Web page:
Because the narrow definition of Afro-Brazilian art excluded any nonreligious production, it had already become problematic at the beginning of the 1990s. As Araújo and a few other curators organized subsequent exhibitions of Afro-Brazilian art following The Afro-Brazilian Touch and more secular black artists and artworks made their way onto the arts scene, art historians, critics, and academics had to modify the meaning of Afro-Brazilian art. In order to accommodate secular artwork, they began to use it as a blanket term they could apply to most artwork produced by African-descendant artists. This development was not reflective of the racial ideology held in U.S. art circles, but rather acknowledgement that the term “Afro-Brazilian” was increasingly making its way into formal discourse at the national level in Brazil.

Some Implications for Race-Related Artistic Terminology

To date, there is no commonly accepted set definition for Afro-Brazilian art among national art historians and critics. Brazil-based scholar and curator Kabengele Munanga clarifies that it is not the artist’s race, but the “sources of inspiration and information and the message contained within a work” that (p.14) make it Afro-Brazilian art (Interview by the author, April 18, 2005). The visual characteristics that suggest a piece is Afro-Brazilian art are not quantifiable and lend themselves to a high amount of leeway for curators and artists.

Beyond an artwork’s visual aspects, sometimes the artist’s racial or ethnic association is sufficient to merit inclusion in the Afro-Brazilian art category. This is the case with Ronaldo Rego, a white artist and pai de santo (priest or literally “father of the saint”) in the African-influenced religion of Umbanda (plates 9–13).6 In addition to Rego, there are a handful of white artists whom curators and academics have associated with Afro-Brazilian art and culture, though not necessarily categorized or referred to as Afro-Brazilian artists, including Pierre Verger, Carybé (Hector Bernabo), Mario Cravo, Mario Cravo Neto, and Niobe Xandó. National and international exhibitions of Afro-Brazilian art curated by Solange Farkas, Emanoel Araújo, Marta Heloísa Leuba Salum, and Kabengele Munanga have included the work of white artists. The permanent collections of the Afro-Brazilian Museum in Salvador and the recently created AfroBrazil Museum in São Paulo also include pieces by white artists.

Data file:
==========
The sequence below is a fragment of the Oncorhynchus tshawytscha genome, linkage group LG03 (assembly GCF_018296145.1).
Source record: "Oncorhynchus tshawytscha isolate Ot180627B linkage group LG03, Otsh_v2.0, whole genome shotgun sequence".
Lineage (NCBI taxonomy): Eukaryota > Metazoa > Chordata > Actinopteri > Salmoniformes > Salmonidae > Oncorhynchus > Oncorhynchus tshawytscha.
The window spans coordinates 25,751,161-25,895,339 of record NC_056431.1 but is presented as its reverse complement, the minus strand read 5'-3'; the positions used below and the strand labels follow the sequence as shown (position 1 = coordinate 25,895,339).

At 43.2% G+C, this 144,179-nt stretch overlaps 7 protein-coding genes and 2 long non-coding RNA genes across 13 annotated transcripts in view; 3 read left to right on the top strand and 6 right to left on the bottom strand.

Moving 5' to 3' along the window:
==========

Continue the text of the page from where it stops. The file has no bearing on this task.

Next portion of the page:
Scholars in Brazil have not applied the same racially based line to Afro-Brazilian art that American academics have. U.S.-based art historians use the term “Afro-Brazilian art” to designate a racially defined category of work by African-descendant artists.7 This model, of course, mirrors the discourse on African-American art in the United States and excludes white Brazilian artists from studies of Afro-Brazilian art. Due to the longstanding Brazilian theory that mixture was favorable to difference, applying a strict racial line to artistic categories is difficult for national scholars and art historians to understand and embrace. According to art critic Ivo Mesquita, an American-style definition of race and racial categorizations would simply not work in Brazil because it “has no reality” (1994, 3). Until recently, his argument was also applicable to the national tendency toward artistic production.

Some national scholars, who are aware of the difference in the way that Brazilian and U.S.-based intellectuals approach racially based artistic categories, are in favor of continuing to privilege mixture and self-identification when dealing with artwork. For example, in a newspaper article about an exhibition of Afro-Brazilian art (Folha de São Paulo, August 12, 2000), anthropologist Lília Moritz Schwarcz commended the curators for not “biologizing the cut” in their choice of artists and demonstrating that the “artistic universe consists of individuals who, independent of their ethnic origin, participate in a group as a political, religious or aesthetic choice.” Schwarcz stresses the role of prerogative for both curator and artist. In the twentieth century, it was (p.15) almost exclusively white artists such as Pierre Verger, Mario Cravo, Mario Cravo Neto, and Ronaldo Rego, however, who were in a position to choose to affiliate themselves with Afro-Brazilian art and religion. The same cannot be said of most African-descendant artists who wanted to participate in Brazil’s “mainstream” art circles.

From Afro-Brazilian Art to Black Art?